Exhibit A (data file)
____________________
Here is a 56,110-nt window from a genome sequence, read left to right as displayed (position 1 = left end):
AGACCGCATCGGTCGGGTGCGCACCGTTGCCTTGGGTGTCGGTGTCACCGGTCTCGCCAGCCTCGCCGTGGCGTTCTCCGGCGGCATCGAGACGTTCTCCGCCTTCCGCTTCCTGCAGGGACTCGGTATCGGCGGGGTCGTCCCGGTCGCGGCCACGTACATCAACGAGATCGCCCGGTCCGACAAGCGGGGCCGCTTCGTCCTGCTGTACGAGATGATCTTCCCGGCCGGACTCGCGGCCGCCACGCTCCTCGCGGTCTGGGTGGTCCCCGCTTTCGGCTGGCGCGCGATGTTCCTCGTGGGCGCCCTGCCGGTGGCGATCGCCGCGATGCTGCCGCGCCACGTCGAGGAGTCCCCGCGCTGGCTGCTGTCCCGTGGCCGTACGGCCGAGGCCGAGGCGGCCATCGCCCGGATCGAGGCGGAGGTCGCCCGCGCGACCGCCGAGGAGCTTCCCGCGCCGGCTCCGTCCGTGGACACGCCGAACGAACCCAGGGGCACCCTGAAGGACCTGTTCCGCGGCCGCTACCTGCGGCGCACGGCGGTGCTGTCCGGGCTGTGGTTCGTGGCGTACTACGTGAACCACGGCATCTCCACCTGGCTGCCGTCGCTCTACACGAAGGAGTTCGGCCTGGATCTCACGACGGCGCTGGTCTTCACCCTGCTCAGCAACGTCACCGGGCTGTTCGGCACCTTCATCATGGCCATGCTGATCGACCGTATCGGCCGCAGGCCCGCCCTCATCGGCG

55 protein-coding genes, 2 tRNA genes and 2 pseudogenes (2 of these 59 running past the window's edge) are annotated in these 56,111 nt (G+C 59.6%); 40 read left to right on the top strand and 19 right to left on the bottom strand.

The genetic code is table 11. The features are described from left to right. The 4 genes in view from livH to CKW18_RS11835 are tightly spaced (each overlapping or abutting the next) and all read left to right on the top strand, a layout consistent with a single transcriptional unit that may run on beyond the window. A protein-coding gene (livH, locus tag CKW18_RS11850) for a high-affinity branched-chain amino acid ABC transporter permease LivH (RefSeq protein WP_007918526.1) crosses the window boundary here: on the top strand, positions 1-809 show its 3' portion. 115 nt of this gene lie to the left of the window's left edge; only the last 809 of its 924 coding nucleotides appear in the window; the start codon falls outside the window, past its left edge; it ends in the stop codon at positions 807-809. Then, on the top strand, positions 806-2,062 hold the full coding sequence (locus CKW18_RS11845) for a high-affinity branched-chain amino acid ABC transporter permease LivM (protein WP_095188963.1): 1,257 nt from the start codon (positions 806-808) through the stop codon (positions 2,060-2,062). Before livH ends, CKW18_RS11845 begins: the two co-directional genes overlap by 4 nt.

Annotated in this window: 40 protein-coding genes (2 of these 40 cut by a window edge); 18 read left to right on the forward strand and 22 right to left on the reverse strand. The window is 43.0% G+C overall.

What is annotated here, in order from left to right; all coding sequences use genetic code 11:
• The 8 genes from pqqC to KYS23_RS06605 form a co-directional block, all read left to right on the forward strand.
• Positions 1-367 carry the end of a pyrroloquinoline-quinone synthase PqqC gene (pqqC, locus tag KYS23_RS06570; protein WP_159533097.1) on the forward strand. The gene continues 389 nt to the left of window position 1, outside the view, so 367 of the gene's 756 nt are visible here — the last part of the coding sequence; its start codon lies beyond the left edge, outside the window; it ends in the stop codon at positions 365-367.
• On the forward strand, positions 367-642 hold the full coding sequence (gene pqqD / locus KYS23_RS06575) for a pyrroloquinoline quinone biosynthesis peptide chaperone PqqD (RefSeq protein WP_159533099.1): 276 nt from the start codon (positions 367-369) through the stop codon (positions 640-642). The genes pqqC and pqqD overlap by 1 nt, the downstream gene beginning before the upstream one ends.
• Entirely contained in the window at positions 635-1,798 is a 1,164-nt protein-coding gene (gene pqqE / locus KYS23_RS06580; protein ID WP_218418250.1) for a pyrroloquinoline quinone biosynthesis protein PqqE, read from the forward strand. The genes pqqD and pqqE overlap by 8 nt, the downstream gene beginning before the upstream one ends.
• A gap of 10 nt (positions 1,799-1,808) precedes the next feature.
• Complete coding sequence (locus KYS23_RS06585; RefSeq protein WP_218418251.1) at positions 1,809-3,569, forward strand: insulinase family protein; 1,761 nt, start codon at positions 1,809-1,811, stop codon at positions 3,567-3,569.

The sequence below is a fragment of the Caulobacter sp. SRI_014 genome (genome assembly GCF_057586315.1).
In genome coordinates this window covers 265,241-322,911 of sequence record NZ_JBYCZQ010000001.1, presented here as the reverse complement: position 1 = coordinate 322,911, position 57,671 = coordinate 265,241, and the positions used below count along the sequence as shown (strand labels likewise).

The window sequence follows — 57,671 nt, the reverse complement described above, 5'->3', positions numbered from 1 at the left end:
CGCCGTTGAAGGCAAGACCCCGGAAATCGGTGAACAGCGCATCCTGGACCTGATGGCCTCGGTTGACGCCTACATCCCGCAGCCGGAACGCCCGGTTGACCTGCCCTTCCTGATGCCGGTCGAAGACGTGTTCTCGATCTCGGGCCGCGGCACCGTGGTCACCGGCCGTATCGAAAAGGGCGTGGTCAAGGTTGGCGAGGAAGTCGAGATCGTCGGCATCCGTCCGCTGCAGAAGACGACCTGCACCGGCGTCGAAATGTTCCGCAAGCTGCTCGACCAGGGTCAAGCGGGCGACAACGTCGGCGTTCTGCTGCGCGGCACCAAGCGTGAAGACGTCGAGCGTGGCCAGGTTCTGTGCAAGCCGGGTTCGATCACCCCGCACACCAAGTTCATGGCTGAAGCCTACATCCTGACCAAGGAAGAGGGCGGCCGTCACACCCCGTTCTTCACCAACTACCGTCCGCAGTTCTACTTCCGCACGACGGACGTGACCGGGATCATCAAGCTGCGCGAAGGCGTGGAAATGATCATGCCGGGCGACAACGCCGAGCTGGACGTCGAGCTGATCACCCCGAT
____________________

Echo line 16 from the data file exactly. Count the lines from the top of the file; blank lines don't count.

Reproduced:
CGCCGTTGAAGGCAAGACCCCGGAAATCGGTGAACAGCGCATCCTGGACCTGATGGCCTCGGTTGACGCCTACATCCCGCAGCCGGAACGCCCGGTTGACCTGCCCTTCCTGATGCCGGTCGAAGACGTGTTCTCGATCTCGGGCCGCGGCACCGTGGTCACCGGCCGTATCGAAAAGGGCGTGGTCAAGGTTGGCGAGGAAGTCGAGATCGTCGGCATCCGTCCGCTGCAGAAGACGACCTGCACCGGCGTCGAAATGTTCCGCAAGCTGCTCGACCAGGGTCAAGCGGGCGACAACGTCGGCGTTCTGCTGCGCGGCACCAAGCGTGAAGACGTCGAGCGTGGCCAGGTTCTGTGCAAGCCGGGTTCGATCACCCCGCACACCAAGTTCATGGCTGAAGCCTACATCCTGACCAAGGAAGAGGGCGGCCGTCACACCCCGTTCTTCACCAACTACCGTCCGCAGTTCTACTTCCGCACGACGGACGTGACCGGGATCATCAAGCTGCGCGAAGGCGTGGAAATGATCATGCCGGGCGACAACGCCGAGCTGGACGTCGAGCTGATCACCCCGAT